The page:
This article surveys attempts by aestheticians writing in the Anglo-American analytic tradition during the last half of the twentieth century to clarify, defend, and use the idea of a distinctively aesthetic state of mind. Their ambitions typically include most or all of the following: giving an account of what distinguishes the aesthetic state of mind from other states of mind that are like it in some ways, such as sensual pleasure or drug-induced experience, or from those connected with other realms of human concern, such as the religious, the cognitive, the practical, and the moral; giving that account in a way that appeals neither to any prior idea of the aesthetic nor to the concept of art; explaining related ideas of the distinctively aesthetic, e.g. the ideas of aesthetic properties, qualities, aspects, or concepts, of the aesthetic object, of the aesthetic judgement, and of aesthetic value, in terms of the idea of the distinctively aesthetic state of mind; and defending some more or less close connection between the realm of the aesthetic thereby explained and the realm of art, while recognizing that the aesthetic state of mind may appropriately be directed towards or grounded in non-art (e.g. nature) as well.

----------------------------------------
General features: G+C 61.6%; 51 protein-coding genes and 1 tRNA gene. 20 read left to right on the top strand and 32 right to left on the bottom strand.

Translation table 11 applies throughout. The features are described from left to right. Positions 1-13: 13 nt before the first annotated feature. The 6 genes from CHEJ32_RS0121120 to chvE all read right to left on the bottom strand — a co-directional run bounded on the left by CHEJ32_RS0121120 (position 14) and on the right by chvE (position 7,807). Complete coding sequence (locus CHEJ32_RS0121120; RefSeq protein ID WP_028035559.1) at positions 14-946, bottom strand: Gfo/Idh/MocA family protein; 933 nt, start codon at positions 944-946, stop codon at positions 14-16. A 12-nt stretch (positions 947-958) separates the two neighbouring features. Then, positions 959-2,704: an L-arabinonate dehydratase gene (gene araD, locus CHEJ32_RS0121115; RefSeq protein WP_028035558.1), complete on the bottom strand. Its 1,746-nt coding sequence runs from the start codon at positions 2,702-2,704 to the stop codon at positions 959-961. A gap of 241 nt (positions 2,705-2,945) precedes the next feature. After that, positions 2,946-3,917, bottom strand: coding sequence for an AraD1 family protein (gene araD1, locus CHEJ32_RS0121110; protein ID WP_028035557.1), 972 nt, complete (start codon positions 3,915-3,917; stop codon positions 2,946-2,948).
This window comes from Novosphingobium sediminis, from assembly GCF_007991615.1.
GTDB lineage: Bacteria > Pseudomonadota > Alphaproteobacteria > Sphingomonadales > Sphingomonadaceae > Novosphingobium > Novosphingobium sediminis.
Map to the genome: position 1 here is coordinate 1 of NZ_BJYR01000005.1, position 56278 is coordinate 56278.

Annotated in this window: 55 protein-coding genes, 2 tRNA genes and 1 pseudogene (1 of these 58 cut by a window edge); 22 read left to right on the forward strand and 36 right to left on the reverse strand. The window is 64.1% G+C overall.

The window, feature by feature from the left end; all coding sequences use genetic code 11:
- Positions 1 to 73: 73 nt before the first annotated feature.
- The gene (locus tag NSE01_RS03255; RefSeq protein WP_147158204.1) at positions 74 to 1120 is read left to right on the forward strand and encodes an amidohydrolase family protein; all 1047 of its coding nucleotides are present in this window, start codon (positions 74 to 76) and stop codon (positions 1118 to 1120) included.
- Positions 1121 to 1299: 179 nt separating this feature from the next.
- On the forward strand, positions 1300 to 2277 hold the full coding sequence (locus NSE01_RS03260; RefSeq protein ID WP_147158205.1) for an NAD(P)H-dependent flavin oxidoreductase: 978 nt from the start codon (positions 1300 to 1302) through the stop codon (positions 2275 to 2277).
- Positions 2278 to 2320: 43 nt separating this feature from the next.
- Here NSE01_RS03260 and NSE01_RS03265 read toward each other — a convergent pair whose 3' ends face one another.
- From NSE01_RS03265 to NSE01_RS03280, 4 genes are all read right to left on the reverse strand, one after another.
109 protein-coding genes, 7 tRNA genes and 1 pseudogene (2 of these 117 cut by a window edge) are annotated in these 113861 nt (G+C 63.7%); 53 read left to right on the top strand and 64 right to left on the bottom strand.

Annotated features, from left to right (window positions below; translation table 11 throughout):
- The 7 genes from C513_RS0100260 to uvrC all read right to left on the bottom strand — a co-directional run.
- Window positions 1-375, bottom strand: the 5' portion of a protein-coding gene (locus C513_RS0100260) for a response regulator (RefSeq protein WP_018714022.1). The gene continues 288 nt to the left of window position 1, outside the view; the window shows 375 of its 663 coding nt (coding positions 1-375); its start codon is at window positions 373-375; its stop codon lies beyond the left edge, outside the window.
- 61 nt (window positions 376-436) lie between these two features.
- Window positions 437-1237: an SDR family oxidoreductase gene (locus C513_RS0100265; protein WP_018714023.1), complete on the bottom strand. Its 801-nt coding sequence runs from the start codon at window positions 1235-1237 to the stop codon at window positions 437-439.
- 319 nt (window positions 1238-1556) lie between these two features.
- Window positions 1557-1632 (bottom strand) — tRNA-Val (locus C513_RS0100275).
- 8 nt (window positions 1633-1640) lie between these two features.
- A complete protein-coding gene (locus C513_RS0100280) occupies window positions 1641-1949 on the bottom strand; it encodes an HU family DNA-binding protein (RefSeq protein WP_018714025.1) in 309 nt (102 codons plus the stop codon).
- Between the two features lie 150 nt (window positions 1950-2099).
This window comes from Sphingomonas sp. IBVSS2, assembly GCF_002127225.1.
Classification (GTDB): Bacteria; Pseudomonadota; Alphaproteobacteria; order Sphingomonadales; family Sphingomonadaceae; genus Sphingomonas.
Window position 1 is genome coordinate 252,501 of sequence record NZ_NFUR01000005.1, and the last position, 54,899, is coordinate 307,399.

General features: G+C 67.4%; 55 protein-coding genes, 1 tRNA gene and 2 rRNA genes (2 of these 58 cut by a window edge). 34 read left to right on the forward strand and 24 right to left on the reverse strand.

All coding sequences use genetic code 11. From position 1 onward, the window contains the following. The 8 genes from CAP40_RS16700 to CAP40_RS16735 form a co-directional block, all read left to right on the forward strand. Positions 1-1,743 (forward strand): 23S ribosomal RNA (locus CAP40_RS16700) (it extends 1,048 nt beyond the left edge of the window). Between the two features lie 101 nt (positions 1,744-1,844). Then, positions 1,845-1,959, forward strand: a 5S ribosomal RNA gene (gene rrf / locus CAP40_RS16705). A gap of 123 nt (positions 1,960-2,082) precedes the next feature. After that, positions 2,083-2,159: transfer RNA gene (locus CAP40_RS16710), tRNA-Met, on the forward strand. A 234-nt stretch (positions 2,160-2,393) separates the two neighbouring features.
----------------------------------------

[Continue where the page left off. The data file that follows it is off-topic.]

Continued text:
This article considers the nature of our aesthetic thought and experience. It does not tackle head-on the issue of whether or not we should think that reality includes mind-independent aesthetic properties and thus mind-independent aesthetic states of affairs in which objects or events possess mind-independent aesthetic properties. However, thinking about the nature of our aesthetic thought and experience unavoidably involves us in thinking about the metaphysics that we are committed to in our aesthetic thought and experience. The issue is whether or not aesthetic thought and experience is ‘realist’, in the sense that we represent aesthetic properties and states of affairs in such thoughts and experiences. If so, ‘common sense’ or ‘folk aesthetics’ has metaphysically dirty hands, though whether or not this common-sense metaphysics is true is another matter. In contrast with realists, there are ‘non-realists’, who deny that ordinary aesthetic thought and experience have such metaphysical commitments.